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Browsing by Subject "Ukraine"

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  • Moisala, Matti (2023)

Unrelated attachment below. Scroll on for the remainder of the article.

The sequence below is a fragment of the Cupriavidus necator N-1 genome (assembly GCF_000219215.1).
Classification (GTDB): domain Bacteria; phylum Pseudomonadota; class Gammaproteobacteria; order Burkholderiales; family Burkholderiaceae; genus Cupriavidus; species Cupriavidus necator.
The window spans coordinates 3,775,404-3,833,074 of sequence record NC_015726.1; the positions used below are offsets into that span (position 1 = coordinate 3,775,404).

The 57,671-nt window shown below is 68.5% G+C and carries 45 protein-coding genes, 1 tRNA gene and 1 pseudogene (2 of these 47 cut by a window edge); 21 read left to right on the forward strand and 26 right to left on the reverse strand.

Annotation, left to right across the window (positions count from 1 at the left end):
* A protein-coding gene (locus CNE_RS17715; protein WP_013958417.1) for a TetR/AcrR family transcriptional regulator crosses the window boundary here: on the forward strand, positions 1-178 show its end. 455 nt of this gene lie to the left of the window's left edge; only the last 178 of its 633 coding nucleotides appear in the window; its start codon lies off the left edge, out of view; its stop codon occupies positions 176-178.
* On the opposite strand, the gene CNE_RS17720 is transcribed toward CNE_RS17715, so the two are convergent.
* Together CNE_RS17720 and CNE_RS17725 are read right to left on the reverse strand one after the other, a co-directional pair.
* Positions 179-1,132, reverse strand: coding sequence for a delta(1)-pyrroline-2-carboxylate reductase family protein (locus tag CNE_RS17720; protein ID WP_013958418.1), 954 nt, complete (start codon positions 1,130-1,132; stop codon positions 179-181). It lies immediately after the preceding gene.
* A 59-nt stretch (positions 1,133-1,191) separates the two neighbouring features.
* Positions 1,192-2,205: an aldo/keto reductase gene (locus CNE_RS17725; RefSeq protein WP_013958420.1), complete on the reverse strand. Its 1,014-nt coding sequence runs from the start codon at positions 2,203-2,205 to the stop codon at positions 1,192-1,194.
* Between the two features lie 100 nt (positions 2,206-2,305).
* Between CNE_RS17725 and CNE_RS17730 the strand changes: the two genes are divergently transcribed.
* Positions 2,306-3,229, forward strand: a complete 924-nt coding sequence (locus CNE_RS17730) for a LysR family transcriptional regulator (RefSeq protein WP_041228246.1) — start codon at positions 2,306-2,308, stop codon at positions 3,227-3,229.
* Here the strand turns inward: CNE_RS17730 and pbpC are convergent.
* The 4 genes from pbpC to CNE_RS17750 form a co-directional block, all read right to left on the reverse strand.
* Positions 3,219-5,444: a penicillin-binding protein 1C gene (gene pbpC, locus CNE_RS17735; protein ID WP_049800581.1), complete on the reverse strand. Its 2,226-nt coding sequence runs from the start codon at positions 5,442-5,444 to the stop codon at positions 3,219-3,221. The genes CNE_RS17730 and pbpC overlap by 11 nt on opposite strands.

Migration, which can be characterized as a temporal or permanent movement of individuals or groups of people from one geographic location to another, is old as humanity itself. As a part of polyethnic states and as a polyethnic state itself, Ukrainians have had strong connections across the borders and migration has been an integral part of life and in present-day Europe, Ukrainians form one of the largest migrant groups around Europe. The main type of migration changed from economic migration to forced migration when the Russian Federation launched a full-scale attack on Ukraine on 24th of February 2022 which caused a massive influx of migrants to European countries. In this master’s thesis, I studied the effect of existing social networks on refugees’ destination choices, and the aim was to examine how the migration of Ukrainians to Europe after the outbreak of full-scale war is linked to the existing Ukrainian minority population in Europe and to the spatial distribution of Ukrainian social interactions with European countries. In addition to this, the aim was also to evaluate the use of novel big data sources, such as Twitter and Meta, and assess how they can provide new insights into studying migration. The first part of the analysis explored the strength of the relationship between existing Ukrainian minorities in EU countries and social connectedness. The second part of the analysis explored further the strength of the relationship over time between the number of refugees in the EU, social connectedness, and distance from Ukraine, and also the spatial distribution of Ukrainian refugees within the EU area. Third, the strength of the relationship was explored over time between social connectedness and the number of Ukrainian Twitter users in Europe. Last, Twitter data was analyzed to get insights into the Twitter use of Ukrainians and how the change in language use is connected to the refugee movement. Results show that high social connectedness values between Ukraine and other European countries are the result of an existing Ukrainian minority in countries. When analyzing the relationship between the refugee movement in 2022 and social connectedness, results suggest that the migration movement is connected to the existing social networks which can be demonstrated by the social connectedness index. The social connectedness index proves to predict quite accurately the mobility of Ukrainians. User information from Twitter data didn’t perform that well in analyses at least on the country level. However, on the regional level, the relationship between Twitter users and the social connectedness index yielded some better results with a moderate relationship in some months. Insights about overall Twitter usage also showed patterns of increased Twitter activity of Ukrainians in the EU and decreased Twitter activity in Ukraine after the invasion. However, in addition to the location of the users and overall activity, language use analyzed from Twitter data also provided insights about linguistic change from Russian to Ukrainian and the use of Ukrainian, Russian, and English in European countries. However, language use analysis didn’t provide significant support for assessing the dependencies between the number of refugees and language use. This thesis explored further the capabilities of the use of the social connectedness index in migration studies and also showed some of the weaknesses of social media-based big data in mobility-related studies.